of laundry or running the dishwasher, until the
electricity price is off peak.
In the future, demand response will be more
automated, and HCI designers will play a role
in the second generation by designing systems
that maintain customer convenience, choice,
and control. For example, programmable communicating thermostats that receive signals
from the utility to automatically raise or lower
temperature will need interfaces that allow
both configuration and manual override. Smart
appliances will need user interfaces that signal
when they’ve been automatically paused due to
a demand response event.
configured, automatic profile that automatically
sets lighting, heating, cooling, appliances, and so
on. Utilities will also use analytics to automatically determine the source of energy waste, and
provide customers with proactive recommendations for saving energy and reducing costs.
Electricity supply is greater at night than it is
during the day. Thus, to reduce the need to construct additional generation sources for daytime
use, utilities are asking customers to shift usage
to different times of day. Given work schedules
and family needs, people often find themselves
using dishwashers, washing machines, dryers,
and so on during the day. With appropriate customer performance design, usage of these appliances can be relegated to nights.
Dynamic rates play a big part in encouraging customers to shift usage from day to night.
Electricity at night is less expensive than during
the day, which creates an incentive—lower prices
to encourage customers to shift their usage. But
HCI designers play a role as well in designing
interfaces that support load shifting. Many of
these interfaces are similar to what I’ve already
described for demand response and energy efficiency, such as visible price signals and appliance
September + October 2009
Most customers have no clue how or when they
are wasting energy. The primary reason for this
is a long and nonspecific feedback loop. Today,
the only feedback customers get about their
energy use is the bill. With smart meter systems,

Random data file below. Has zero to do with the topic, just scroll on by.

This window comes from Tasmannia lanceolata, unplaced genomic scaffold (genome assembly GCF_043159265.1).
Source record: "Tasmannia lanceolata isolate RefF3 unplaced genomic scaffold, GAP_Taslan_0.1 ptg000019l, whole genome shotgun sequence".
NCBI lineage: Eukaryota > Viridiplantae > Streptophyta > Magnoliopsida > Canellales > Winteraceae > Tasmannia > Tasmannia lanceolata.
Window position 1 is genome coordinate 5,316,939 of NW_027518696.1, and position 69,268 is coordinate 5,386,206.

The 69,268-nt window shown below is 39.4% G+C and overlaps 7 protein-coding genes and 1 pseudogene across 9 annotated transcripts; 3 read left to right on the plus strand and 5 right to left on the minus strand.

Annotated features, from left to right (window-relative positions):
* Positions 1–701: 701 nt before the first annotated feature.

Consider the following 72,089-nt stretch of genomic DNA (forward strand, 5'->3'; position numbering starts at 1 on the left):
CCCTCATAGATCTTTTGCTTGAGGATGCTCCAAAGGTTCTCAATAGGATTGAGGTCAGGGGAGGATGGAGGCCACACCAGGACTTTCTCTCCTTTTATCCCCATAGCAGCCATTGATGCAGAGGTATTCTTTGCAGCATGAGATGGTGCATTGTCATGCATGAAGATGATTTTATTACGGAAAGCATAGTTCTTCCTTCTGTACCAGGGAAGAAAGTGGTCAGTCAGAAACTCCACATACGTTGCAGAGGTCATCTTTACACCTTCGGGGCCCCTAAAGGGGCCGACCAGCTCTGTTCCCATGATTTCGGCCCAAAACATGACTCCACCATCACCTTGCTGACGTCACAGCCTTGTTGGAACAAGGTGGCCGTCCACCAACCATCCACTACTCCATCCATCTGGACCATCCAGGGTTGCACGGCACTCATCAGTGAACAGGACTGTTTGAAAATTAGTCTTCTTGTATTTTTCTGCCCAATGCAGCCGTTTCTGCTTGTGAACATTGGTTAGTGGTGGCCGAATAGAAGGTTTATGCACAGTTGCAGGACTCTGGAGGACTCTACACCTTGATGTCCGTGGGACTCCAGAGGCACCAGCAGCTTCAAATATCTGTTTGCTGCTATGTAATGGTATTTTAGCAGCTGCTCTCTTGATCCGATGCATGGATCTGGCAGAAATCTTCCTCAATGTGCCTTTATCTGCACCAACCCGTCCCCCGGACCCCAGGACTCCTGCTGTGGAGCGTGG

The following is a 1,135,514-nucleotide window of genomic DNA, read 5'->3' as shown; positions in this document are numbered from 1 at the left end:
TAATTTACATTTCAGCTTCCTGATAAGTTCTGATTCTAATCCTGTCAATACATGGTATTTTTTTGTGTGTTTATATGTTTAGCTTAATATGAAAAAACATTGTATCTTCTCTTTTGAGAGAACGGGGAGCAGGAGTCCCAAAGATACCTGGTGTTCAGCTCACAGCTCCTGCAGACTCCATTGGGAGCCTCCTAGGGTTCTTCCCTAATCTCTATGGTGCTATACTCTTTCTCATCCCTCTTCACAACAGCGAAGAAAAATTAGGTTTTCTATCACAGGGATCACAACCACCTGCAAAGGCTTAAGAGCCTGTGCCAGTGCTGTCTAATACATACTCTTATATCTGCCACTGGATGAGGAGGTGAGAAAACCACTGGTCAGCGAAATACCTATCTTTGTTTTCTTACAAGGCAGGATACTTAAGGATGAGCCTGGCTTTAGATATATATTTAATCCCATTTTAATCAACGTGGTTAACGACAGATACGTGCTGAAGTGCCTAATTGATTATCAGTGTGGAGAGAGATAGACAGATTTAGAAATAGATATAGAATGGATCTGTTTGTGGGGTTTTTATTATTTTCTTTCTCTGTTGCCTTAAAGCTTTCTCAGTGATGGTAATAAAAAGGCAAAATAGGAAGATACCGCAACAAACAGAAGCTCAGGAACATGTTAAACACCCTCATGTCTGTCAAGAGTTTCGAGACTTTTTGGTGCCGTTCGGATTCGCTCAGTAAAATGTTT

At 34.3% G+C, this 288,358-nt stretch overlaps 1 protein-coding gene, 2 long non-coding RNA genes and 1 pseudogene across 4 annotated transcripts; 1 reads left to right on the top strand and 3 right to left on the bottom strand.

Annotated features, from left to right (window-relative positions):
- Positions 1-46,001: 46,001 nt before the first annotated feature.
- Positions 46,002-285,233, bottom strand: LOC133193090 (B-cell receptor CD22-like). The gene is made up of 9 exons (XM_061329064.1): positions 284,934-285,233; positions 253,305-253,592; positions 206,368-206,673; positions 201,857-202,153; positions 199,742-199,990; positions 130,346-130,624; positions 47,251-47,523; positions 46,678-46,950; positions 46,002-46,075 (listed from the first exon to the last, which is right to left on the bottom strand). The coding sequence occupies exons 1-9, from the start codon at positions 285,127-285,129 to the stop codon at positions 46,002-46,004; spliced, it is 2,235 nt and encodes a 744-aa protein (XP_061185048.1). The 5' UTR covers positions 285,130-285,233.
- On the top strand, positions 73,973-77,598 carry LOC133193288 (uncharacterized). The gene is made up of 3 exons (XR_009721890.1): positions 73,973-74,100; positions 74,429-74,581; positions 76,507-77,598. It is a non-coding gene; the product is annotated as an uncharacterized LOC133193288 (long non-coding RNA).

customers will be able to determine on a real-time basis how much energy they are using, and
the cost of that energy, so they can make wise
decisions that eliminate waste.
The first generation of feedback devices that
need HCI designer involvement are online presentment interfaces (OPIs) and in-home displays
(IHDs). Through OPIs, customers will be able to
view day-after usage data on an hourly basis
and use a variety of tools to view that data. For
example, customers can compare their usage
with that of residences or businesses of a similar
size. IHDs, on the other hand, display real-time
energy usage information in units such as kilowatt hours, cost, or even carbon. IHDs may be
stand-alone devices or may be integrated into
existing display systems, such as security touchscreens or even your local interactive cable channel. Through the information provided by these
interfaces, customers will be able to find opportunities for being more energy efficient.
The second generation need will see a shift
from data and information to knowledge and
wisdom-type displays. Enabled by a device called
a home area network (HAN), HCI designers will
contribute to systems that allow customers to
view the energy usage of any “smart” appliance
in the house, control those appliances remotely
(and safely), and set up “energy themes” for their
homes or businesses. An energy theme is a pre-
Energy needs a new interface, and HCI designers
are in the position to create designs that enable
utility customers to become cocreators of value.
By focusing interaction designs on customer
performance and looking for opportunities in
operational efficiency, demand response, energy
efficiency, and load shifting, HCI designers will
be able to make worthwhile contributions to a
more sustainable future.
ABOUT THE AUTHOR Peter C. Honebein, Ph.D.,
is a principal with Customer Performance Group
LLC, a marketing and management strategy consulting firm. He is also an adjunct professor at
Indiana University and University of Nevada, Reno,
and author of Creating Do-It-Yourself Customers and
Strategies for Effective Customer Education. Find out more at www.
© 2009 ACM 1072-5220/09/0900 $10.00